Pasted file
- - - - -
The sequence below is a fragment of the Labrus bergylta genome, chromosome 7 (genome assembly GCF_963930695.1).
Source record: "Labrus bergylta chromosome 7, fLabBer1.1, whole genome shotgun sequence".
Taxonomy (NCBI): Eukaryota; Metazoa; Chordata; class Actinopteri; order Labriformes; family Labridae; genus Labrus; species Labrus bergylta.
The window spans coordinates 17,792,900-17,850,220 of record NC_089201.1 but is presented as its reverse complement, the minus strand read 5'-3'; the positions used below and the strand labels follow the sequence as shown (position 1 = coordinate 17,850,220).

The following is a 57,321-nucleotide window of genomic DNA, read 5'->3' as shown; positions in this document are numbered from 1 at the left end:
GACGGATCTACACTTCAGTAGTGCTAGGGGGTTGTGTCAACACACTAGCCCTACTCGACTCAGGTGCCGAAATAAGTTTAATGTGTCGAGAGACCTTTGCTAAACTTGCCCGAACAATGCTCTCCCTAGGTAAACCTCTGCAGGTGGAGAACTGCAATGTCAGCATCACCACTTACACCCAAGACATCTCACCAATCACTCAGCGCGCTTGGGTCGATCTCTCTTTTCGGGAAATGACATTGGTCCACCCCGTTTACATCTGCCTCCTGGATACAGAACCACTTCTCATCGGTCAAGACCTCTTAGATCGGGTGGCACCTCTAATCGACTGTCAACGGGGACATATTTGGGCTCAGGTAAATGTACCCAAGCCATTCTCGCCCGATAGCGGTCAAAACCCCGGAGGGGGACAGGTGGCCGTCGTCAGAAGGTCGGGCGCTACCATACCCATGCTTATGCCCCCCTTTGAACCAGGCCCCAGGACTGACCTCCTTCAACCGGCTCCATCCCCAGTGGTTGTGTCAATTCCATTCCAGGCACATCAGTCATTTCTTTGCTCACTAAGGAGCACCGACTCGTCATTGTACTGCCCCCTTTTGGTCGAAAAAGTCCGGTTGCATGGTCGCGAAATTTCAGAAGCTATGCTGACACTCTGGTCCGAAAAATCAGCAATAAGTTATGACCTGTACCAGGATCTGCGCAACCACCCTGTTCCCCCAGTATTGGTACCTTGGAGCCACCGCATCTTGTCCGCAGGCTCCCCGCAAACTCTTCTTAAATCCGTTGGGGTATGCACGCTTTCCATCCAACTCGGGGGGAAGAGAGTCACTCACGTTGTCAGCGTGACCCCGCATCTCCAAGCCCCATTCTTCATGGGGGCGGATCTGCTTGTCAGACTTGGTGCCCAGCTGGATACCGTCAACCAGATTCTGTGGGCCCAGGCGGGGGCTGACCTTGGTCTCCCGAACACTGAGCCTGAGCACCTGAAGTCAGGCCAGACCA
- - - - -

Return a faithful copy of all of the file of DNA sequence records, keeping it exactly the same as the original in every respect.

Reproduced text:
The sequence below is a fragment of the Labrus bergylta genome, chromosome 7 (genome assembly GCF_963930695.1).
Source record: "Labrus bergylta chromosome 7, fLabBer1.1, whole genome shotgun sequence".
Taxonomy (NCBI): Eukaryota; Metazoa; Chordata; class Actinopteri; order Labriformes; family Labridae; genus Labrus; species Labrus bergylta.
The window spans coordinates 17,792,900-17,850,220 of record NC_089201.1 but is presented as its reverse complement, the minus strand read 5'-3'; the positions used below and the strand labels follow the sequence as shown (position 1 = coordinate 17,850,220).

The following is a 57,321-nucleotide window of genomic DNA, read 5'->3' as shown; positions in this document are numbered from 1 at the left end:
GACGGATCTACACTTCAGTAGTGCTAGGGGGTTGTGTCAACACACTAGCCCTACTCGACTCAGGTGCCGAAATAAGTTTAATGTGTCGAGAGACCTTTGCTAAACTTGCCCGAACAATGCTCTCCCTAGGTAAACCTCTGCAGGTGGAGAACTGCAATGTCAGCATCACCACTTACACCCAAGACATCTCACCAATCACTCAGCGCGCTTGGGTCGATCTCTCTTTTCGGGAAATGACATTGGTCCACCCCGTTTACATCTGCCTCCTGGATACAGAACCACTTCTCATCGGTCAAGACCTCTTAGATCGGGTGGCACCTCTAATCGACTGTCAACGGGGACATATTTGGGCTCAGGTAAATGTACCCAAGCCATTCTCGCCCGATAGCGGTCAAAACCCCGGAGGGGGACAGGTGGCCGTCGTCAGAAGGTCGGGCGCTACCATACCCATGCTTATGCCCCCCTTTGAACCAGGCCCCAGGACTGACCTCCTTCAACCGGCTCCATCCCCAGTGGTTGTGTCAATTCCATTCCAGGCACATCAGTCATTTCTTTGCTCACTAAGGAGCACCGACTCGTCATTGTACTGCCCCCTTTTGGTCGAAAAAGTCCGGTTGCATGGTCGCGAAATTTCAGAAGCTATGCTGACACTCTGGTCCGAAAAATCAGCAATAAGTTATGACCTGTACCAGGATCTGCGCAACCACCCTGTTCCCCCAGTATTGGTACCTTGGAGCCACCGCATCTTGTCCGCAGGCTCCCCGCAAACTCTTCTTAAATCCGTTGGGGTATGCACGCTTTCCATCCAACTCGGGGGGAAGAGAGTCACTCACGTTGTCAGCGTGACCCCGCATCTCCAAGCCCCATTCTTCATGGGGGCGGATCTGCTTGTCAGACTTGGTGCCCAGCTGGATACCGTCAACCAGATTCTGTGGGCCCAGGCGGGGGCTGACCTTGGTCTCCCGAACACTGAGCCTGAGCACCTGAAGTCAGGCCAGACCA